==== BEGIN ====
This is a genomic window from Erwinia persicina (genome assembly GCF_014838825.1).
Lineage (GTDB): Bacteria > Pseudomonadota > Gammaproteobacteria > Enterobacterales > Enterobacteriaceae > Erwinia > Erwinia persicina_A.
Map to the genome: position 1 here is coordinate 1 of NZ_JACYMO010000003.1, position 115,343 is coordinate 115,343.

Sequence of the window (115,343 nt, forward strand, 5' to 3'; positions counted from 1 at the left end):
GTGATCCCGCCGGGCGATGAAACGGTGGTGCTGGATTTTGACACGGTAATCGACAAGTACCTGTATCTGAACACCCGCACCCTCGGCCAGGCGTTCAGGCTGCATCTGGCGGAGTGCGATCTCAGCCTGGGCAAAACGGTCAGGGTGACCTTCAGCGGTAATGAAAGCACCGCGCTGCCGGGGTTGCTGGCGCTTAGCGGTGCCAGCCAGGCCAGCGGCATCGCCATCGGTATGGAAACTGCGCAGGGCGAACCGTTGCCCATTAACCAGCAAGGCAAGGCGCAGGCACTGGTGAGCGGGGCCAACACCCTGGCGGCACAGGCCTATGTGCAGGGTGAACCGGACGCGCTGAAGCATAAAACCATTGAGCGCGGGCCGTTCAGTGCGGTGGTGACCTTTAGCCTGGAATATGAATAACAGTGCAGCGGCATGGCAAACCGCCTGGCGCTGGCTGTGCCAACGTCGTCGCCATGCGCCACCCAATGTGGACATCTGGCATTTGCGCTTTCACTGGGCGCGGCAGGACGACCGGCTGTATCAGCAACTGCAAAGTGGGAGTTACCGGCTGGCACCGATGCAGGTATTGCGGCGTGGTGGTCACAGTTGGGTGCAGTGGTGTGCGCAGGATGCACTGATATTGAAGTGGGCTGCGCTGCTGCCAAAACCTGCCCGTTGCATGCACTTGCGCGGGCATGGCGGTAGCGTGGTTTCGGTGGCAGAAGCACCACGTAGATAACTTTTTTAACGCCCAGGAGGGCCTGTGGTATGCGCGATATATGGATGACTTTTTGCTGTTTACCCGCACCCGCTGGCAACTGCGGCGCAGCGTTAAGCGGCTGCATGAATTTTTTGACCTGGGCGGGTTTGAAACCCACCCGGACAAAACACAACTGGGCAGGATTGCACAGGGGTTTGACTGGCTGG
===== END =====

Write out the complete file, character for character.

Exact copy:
This is a genomic window from Erwinia persicina (genome assembly GCF_014838825.1).
Lineage (GTDB): Bacteria > Pseudomonadota > Gammaproteobacteria > Enterobacterales > Enterobacteriaceae > Erwinia > Erwinia persicina_A.
Map to the genome: position 1 here is coordinate 1 of NZ_JACYMO010000003.1, position 115,343 is coordinate 115,343.

Sequence of the window (115,343 nt, forward strand, 5' to 3'; positions counted from 1 at the left end):
GTGATCCCGCCGGGCGATGAAACGGTGGTGCTGGATTTTGACACGGTAATCGACAAGTACCTGTATCTGAACACCCGCACCCTCGGCCAGGCGTTCAGGCTGCATCTGGCGGAGTGCGATCTCAGCCTGGGCAAAACGGTCAGGGTGACCTTCAGCGGTAATGAAAGCACCGCGCTGCCGGGGTTGCTGGCGCTTAGCGGTGCCAGCCAGGCCAGCGGCATCGCCATCGGTATGGAAACTGCGCAGGGCGAACCGTTGCCCATTAACCAGCAAGGCAAGGCGCAGGCACTGGTGAGCGGGGCCAACACCCTGGCGGCACAGGCCTATGTGCAGGGTGAACCGGACGCGCTGAAGCATAAAACCATTGAGCGCGGGCCGTTCAGTGCGGTGGTGACCTTTAGCCTGGAATATGAATAACAGTGCAGCGGCATGGCAAACCGCCTGGCGCTGGCTGTGCCAACGTCGTCGCCATGCGCCACCCAATGTGGACATCTGGCATTTGCGCTTTCACTGGGCGCGGCAGGACGACCGGCTGTATCAGCAACTGCAAAGTGGGAGTTACCGGCTGGCACCGATGCAGGTATTGCGGCGTGGTGGTCACAGTTGGGTGCAGTGGTGTGCGCAGGATGCACTGATATTGAAGTGGGCTGCGCTGCTGCCAAAACCTGCCCGTTGCATGCACTTGCGCGGGCATGGCGGTAGCGTGGTTTCGGTGGCAGAAGCACCACGTAGATAACTTTTTTAACGCCCAGGAGGGCCTGTGGTATGCGCGATATATGGATGACTTTTTGCTGTTTACCCGCACCCGCTGGCAACTGCGGCGCAGCGTTAAGCGGCTGCATGAATTTTTTGACCTGGGCGGGTTTGAAACCCACCCGGACAAAACACAACTGGGCAGGATTGCACAGGGGTTTGACTGGCTGG